85 Pages Posted: 30 Jan 2014 Last revised: 17 Mar 2015
Date Written: February 17, 2015
The high-frequency trading arms race is a symptom of flawed market design. Instead of the continuous limit order book (CLOB) that is currently predominant, we argue that financial exchanges should use frequent batch auctions: uniform price double auctions conducted, e.g., every tenth of a second. That is, time should be treated as discrete instead of continuous, and orders should be processed in a batch auction instead of serially. Our argument has three parts. First, we use millisecond-level direct-feed data from exchanges to document a series of stylized facts about how the CLOB market design works at high-frequency time horizons: (i) correlations completely break down; which (ii) leads to obvious mechanical arbitrage opportunities; and (iii) competition has not affected the size or frequency of the arbitrage opportunities, it has only raised the bar for how fast one has to be to capture them. Second, we introduce a simple theory model which is motivated by, and helps explain, the empirical facts. The key insight is that obvious mechanical arbitrage opportunities, like those observed in the data, are built into the CLOB market design – continuous-time serialprocessing implies that even symmetrically observed public information creates arbitrage rents. These rents harm liquidity provision and induce a never-ending socially-wasteful arms race for speed. Last, we show that frequent batch auctions directly address the problems caused by the CLOB. Discrete time reduces the value of tiny speed advantages, and the auction transforms competition on speed into competition on price. Consequently, frequent batch auctions eliminate the mechanical arbitrage rents, enhance liquidity for investors, and stop the high-frequency trading arms race.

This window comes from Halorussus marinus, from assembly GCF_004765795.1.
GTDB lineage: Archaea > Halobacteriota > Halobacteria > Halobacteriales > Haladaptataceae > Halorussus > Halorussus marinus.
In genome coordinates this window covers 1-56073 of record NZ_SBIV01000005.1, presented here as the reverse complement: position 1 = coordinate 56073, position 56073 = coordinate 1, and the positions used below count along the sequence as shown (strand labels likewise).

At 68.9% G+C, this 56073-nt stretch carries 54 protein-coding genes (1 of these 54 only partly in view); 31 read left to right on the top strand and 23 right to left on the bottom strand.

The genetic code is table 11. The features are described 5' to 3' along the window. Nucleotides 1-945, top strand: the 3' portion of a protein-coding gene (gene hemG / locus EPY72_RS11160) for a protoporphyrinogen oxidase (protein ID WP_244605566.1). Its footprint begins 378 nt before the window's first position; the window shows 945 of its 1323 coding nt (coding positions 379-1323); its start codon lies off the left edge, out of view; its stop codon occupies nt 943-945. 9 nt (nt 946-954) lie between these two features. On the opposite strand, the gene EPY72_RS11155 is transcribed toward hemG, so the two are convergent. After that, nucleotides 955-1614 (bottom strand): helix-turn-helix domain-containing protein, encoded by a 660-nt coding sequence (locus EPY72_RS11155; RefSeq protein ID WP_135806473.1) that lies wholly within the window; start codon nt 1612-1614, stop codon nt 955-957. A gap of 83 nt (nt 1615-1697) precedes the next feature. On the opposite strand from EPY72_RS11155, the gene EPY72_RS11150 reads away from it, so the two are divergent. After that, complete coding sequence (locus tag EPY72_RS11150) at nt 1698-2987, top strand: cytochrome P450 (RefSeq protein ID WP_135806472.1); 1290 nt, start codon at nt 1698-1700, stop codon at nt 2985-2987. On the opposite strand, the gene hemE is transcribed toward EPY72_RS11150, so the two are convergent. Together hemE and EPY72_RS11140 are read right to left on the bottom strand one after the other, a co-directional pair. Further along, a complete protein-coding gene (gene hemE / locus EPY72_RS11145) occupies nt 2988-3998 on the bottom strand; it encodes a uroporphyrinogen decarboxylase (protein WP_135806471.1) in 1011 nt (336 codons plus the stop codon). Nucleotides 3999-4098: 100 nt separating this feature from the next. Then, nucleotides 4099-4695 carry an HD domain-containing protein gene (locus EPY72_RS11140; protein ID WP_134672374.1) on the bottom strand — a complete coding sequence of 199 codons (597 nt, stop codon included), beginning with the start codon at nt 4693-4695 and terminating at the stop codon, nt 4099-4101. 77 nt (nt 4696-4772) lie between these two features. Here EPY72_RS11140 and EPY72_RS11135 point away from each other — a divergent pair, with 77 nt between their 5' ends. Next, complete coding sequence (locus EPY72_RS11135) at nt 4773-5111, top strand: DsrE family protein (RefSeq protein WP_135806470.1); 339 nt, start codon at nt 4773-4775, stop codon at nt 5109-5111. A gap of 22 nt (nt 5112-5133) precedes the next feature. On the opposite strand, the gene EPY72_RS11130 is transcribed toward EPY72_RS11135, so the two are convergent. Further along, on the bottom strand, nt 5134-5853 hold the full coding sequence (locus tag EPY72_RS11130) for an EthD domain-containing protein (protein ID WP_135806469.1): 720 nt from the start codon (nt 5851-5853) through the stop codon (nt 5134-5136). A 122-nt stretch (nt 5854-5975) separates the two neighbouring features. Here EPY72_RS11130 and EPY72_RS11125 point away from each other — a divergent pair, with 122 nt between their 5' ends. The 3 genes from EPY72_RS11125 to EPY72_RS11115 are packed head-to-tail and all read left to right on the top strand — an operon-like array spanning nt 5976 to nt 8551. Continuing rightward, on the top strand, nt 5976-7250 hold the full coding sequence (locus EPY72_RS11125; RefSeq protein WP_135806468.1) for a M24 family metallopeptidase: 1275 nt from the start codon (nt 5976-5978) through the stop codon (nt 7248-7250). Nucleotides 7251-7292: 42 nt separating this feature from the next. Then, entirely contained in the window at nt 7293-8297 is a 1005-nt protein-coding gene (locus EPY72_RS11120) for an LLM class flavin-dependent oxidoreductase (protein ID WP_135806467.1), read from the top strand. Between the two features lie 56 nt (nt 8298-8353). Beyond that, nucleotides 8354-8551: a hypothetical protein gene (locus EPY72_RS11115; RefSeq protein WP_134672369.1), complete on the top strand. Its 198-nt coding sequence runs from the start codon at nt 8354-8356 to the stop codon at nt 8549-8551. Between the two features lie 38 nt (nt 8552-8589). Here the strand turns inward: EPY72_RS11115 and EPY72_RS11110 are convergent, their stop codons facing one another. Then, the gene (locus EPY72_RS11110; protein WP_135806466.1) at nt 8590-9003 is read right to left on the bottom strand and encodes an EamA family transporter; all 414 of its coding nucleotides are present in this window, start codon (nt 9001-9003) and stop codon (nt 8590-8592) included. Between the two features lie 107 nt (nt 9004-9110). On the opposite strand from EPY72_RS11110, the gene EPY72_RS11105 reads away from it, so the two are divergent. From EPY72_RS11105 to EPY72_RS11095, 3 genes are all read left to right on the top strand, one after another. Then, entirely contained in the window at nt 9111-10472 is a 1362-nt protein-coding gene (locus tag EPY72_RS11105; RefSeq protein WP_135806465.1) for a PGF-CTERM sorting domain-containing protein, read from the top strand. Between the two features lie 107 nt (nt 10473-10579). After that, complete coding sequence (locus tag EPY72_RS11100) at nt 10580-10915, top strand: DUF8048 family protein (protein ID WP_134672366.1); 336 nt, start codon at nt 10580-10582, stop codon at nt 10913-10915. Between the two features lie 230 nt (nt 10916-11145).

Suggested Citation: Suggested Citation
Budish, Eric B. and Cramton, Peter and Shim, John J., The High-Frequency Trading Arms Race: Frequent Batch Auctions as a Market Design Response (February 17, 2015). Chicago Booth Research Paper No. 14-03. Available at SSRN: https://ssrn.com/abstract=2388265 or http://dx.doi.org/10.2139/ssrn.2388265